After two weeks of remission, the patient again reported to the ED with complaints of fever and dyspnea. Laboratory investigation showed pancytopenia with significant leukopenia (1.1×109/L, N=4.0-10) and thrombocytopenia (40×109/L, N=150-440). After obtaining blood cultures, the patient received intravenous fluids and empiric antibiotics. Platelets were transfused for his worsening thrombocytopenia, and extensive blood workup was performed to exclude platelet transfusion reaction. Although blood cultures came out negative, the patient continued to deteriorate and eventually developed multiple organ failure (MOF). The patient also developed respiratory distress requiring endotracheal intubation and mechanical ventilation. Despite all possible efforts, the patient expired a week after readmission. The reason for sudden death remains unidentified, despite thorough imaging and laboratory investigations.


AITL is a rare hematological malignancy accounting for approximately 1-2% of NHLs, and almost 20% of all peripheral T-cell lymphoma (PTCL) cases diagnosed per year. It classically presents in the elderly with a mean age of sixty-five years. Unlike the other PTCL subtypes, the incidence of AITL is more common in Europe (28.7%) relative to Asia (17.9%) 1. Diagnosis of AITL depends on the clinical picture, laboratory investigations, and biopsy report. Imaging techniques such as computerized tomography (CT) scan, magnetic resonance imaging (MRI), and positron emission tomography (PET) scan may help in the diagnosis of AITL3.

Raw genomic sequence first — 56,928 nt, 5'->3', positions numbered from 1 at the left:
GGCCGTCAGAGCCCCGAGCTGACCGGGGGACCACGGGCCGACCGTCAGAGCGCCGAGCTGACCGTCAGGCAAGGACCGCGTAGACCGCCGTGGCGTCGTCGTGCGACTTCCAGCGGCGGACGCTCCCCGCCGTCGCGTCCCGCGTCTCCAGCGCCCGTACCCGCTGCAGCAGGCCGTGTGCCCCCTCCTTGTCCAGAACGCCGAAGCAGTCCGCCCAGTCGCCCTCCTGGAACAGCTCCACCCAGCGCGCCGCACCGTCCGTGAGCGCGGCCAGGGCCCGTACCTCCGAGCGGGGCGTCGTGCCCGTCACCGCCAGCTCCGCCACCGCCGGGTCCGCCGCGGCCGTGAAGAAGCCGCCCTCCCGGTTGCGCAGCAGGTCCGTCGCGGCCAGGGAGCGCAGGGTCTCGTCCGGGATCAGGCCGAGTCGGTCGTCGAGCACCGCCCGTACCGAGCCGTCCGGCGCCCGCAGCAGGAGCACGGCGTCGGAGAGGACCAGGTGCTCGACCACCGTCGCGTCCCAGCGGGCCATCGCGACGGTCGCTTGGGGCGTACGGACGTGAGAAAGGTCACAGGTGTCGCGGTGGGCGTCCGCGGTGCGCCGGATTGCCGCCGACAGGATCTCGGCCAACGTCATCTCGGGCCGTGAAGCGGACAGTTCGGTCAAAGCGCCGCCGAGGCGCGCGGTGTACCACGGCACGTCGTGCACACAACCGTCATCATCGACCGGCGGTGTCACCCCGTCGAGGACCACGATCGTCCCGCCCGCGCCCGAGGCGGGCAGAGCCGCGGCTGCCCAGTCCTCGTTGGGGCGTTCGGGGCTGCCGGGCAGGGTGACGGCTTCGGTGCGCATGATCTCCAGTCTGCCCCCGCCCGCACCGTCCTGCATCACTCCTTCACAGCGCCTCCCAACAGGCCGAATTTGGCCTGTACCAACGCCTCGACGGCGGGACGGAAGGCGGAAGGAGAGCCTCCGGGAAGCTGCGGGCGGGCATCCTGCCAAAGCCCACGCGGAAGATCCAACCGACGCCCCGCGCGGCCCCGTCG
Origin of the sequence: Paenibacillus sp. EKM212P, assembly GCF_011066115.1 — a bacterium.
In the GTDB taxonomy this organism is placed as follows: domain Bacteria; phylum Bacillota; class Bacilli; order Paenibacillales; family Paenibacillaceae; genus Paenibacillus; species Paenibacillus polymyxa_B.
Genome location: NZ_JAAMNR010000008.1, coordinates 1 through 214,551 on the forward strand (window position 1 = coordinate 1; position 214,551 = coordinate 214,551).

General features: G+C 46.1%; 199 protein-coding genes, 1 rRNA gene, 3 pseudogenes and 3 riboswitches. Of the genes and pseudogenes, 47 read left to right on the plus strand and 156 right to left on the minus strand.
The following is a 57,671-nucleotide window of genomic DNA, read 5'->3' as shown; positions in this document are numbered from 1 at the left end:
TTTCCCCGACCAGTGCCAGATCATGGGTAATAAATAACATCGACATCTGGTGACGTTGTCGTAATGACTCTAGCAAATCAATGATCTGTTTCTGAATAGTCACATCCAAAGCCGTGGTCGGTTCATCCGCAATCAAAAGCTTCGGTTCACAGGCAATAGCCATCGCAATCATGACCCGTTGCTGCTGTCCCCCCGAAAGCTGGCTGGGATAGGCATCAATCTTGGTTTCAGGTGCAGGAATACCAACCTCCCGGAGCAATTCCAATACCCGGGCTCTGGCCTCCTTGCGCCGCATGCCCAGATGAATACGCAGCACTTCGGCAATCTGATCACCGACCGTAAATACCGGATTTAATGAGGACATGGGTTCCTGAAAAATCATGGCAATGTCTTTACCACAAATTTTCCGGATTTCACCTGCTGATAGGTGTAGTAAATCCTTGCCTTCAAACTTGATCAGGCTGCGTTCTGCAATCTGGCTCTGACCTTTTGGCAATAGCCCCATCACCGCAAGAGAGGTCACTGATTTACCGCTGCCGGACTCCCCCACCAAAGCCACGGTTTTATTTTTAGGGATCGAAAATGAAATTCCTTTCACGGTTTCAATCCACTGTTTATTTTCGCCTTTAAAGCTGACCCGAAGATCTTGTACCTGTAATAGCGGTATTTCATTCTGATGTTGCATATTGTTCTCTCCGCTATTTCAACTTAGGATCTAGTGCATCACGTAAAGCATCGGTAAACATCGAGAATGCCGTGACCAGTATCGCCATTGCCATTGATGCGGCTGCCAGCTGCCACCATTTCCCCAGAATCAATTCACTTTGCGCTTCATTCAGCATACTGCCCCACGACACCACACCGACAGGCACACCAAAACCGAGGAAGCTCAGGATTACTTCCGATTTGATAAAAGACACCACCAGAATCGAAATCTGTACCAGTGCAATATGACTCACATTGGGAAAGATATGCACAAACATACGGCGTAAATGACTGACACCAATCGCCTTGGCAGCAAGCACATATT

The initial clinical presentation is usually ambiguous, which includes generalized lymphadenopathy, skin rash, hepatosplenomegaly, and development of B symptoms such as fever, night sweats, and weight loss. Moreover, autoimmune dysfunction is often the cause of many AITL symptoms, such as arthritis, vasculitis, thyroid abnormalities, autoimmune hemolytic anemia, and thrombocytopenia; these can easily misdirect the diagnosis towards an autoimmune disorder. Thus, prompt diagnosis of AITL is a significant challenge. Literature suggests that cutaneous manifestations, notably skin rash, are present in many cases. This rash resembles the morbilliform rash of measles, but erythematous and maculopapular appearances are not uncommon3. However, our patient was devoid of any cutaneous involvement. Furthermore, AITL may also spread to extra nodal sites that typically include bone marrow, spleen, lungs, and skin4. Nearly 70% of patients will have bone marrow involvement in the course of the disease1. While the patient did present with splenomegaly and pulmonary infiltrates, there was no bone marrow involvement in this case.

Apart from anemia and thrombocytopenia, laboratory investigations also show evidence of hypergammaglobulinemia, a positive Coombs test, elevated serum LDH level, and erythrocyte sedimentation rate (ESR) 1. On an immunophenotypic analysis, neoplastic T-cells expressed CD3, CD4, and the TFH cell markers, which included CD10, CXCL13, and PD-1. The expression of CD10, BCL6, CXCL13, and PD1 represents an essential adjunct in the diagnosis of AITL, which helps in distinguishing AITL from other PTCLs. The consistent expression of CXCL13 has enhanced diagnostic confidence. Although the expression of these markers is variable, CXCL13 tends to be more specific relative to CD10 1. The pathologic markers expressed in this case were CD3, CD4, CD10, CXCL13, PD-1, and BCL-6. In addition, studies suggest that AITL is often associated with Epstein Barr virus (EBV) positive B-lymphocytes and can mimic viral illness3. This could be the result of a reactivation of EBV due to extreme immunosuppression. However, in this patient, the B cells were EBV negative.